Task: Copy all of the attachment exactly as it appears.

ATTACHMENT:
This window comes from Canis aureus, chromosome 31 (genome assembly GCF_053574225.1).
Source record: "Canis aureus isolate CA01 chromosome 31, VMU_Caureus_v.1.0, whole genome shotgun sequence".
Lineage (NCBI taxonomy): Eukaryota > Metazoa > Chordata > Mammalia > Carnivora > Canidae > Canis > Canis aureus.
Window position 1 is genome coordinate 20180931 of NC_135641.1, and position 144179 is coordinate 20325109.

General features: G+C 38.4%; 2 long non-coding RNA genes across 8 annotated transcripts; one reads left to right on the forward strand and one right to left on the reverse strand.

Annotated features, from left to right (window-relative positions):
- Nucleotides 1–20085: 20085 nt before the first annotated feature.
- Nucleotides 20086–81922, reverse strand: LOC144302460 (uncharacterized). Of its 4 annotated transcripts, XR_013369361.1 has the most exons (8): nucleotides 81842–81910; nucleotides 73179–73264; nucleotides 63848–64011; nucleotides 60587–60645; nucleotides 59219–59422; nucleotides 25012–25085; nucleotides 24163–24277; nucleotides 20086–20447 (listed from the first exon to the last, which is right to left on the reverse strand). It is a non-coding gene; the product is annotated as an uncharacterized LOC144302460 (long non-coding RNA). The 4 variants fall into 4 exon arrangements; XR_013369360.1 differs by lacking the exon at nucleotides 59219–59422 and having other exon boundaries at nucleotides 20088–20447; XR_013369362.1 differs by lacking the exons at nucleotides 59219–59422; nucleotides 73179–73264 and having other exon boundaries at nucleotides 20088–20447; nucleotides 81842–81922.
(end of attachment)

This window comes from Canis aureus, chromosome 31 (genome assembly GCF_053574225.1).
Source record: "Canis aureus isolate CA01 chromosome 31, VMU_Caureus_v.1.0, whole genome shotgun sequence".
Lineage (NCBI taxonomy): Eukaryota > Metazoa > Chordata > Mammalia > Carnivora > Canidae > Canis > Canis aureus.
Window position 1 is genome coordinate 20180931 of NC_135641.1, and position 144179 is coordinate 20325109.

General features: G+C 38.4%; 2 long non-coding RNA genes across 8 annotated transcripts; one reads left to right on the forward strand and one right to left on the reverse strand.

Annotated features, from left to right (window-relative positions):
- Nucleotides 1–20085: 20085 nt before the first annotated feature.
- Nucleotides 20086–81922, reverse strand: LOC144302460 (uncharacterized). Of its 4 annotated transcripts, XR_013369361.1 has the most exons (8): nucleotides 81842–81910; nucleotides 73179–73264; nucleotides 63848–64011; nucleotides 60587–60645; nucleotides 59219–59422; nucleotides 25012–25085; nucleotides 24163–24277; nucleotides 20086–20447 (listed from the first exon to the last, which is right to left on the reverse strand). It is a non-coding gene; the product is annotated as an uncharacterized LOC144302460 (long non-coding RNA). The 4 variants fall into 4 exon arrangements; XR_013369360.1 differs by lacking the exon at nucleotides 59219–59422 and having other exon boundaries at nucleotides 20088–20447; XR_013369362.1 differs by lacking the exons at nucleotides 59219–59422; nucleotides 73179–73264 and having other exon boundaries at nucleotides 20088–20447; nucleotides 81842–81922.